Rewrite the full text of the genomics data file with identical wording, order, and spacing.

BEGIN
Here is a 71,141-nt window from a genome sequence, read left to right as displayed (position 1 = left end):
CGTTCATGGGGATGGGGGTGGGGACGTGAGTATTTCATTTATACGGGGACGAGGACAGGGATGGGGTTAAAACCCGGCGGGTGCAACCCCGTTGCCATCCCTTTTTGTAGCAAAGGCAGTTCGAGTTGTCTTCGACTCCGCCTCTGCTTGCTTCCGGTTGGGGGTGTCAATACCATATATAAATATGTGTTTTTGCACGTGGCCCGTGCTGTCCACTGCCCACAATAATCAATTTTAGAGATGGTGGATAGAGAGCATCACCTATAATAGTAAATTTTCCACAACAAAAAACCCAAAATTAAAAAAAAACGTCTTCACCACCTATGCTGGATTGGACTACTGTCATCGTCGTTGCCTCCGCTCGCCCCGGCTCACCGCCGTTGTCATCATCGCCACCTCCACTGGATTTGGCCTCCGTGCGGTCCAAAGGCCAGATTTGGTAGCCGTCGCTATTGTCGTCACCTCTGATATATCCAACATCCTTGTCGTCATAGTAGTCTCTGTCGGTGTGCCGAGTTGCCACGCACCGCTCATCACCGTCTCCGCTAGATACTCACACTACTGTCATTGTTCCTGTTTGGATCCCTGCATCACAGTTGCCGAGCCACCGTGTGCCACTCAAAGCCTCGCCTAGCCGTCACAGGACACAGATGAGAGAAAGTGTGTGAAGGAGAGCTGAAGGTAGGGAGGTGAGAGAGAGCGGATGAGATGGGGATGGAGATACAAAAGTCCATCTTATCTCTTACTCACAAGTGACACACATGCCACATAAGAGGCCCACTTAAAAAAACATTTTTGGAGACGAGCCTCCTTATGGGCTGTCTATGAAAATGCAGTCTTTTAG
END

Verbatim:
Here is a 71,141-nt window from a genome sequence, read left to right as displayed (position 1 = left end):
CGTTCATGGGGATGGGGGTGGGGACGTGAGTATTTCATTTATACGGGGACGAGGACAGGGATGGGGTTAAAACCCGGCGGGTGCAACCCCGTTGCCATCCCTTTTTGTAGCAAAGGCAGTTCGAGTTGTCTTCGACTCCGCCTCTGCTTGCTTCCGGTTGGGGGTGTCAATACCATATATAAATATGTGTTTTTGCACGTGGCCCGTGCTGTCCACTGCCCACAATAATCAATTTTAGAGATGGTGGATAGAGAGCATCACCTATAATAGTAAATTTTCCACAACAAAAAACCCAAAATTAAAAAAAAACGTCTTCACCACCTATGCTGGATTGGACTACTGTCATCGTCGTTGCCTCCGCTCGCCCCGGCTCACCGCCGTTGTCATCATCGCCACCTCCACTGGATTTGGCCTCCGTGCGGTCCAAAGGCCAGATTTGGTAGCCGTCGCTATTGTCGTCACCTCTGATATATCCAACATCCTTGTCGTCATAGTAGTCTCTGTCGGTGTGCCGAGTTGCCACGCACCGCTCATCACCGTCTCCGCTAGATACTCACACTACTGTCATTGTTCCTGTTTGGATCCCTGCATCACAGTTGCCGAGCCACCGTGTGCCACTCAAAGCCTCGCCTAGCCGTCACAGGACACAGATGAGAGAAAGTGTGTGAAGGAGAGCTGAAGGTAGGGAGGTGAGAGAGAGCGGATGAGATGGGGATGGAGATACAAAAGTCCATCTTATCTCTTACTCACAAGTGACACACATGCCACATAAGAGGCCCACTTAAAAAAACATTTTTGGAGACGAGCCTCCTTATGGGCTGTCTATGAAAATGCAGTCTTTTAG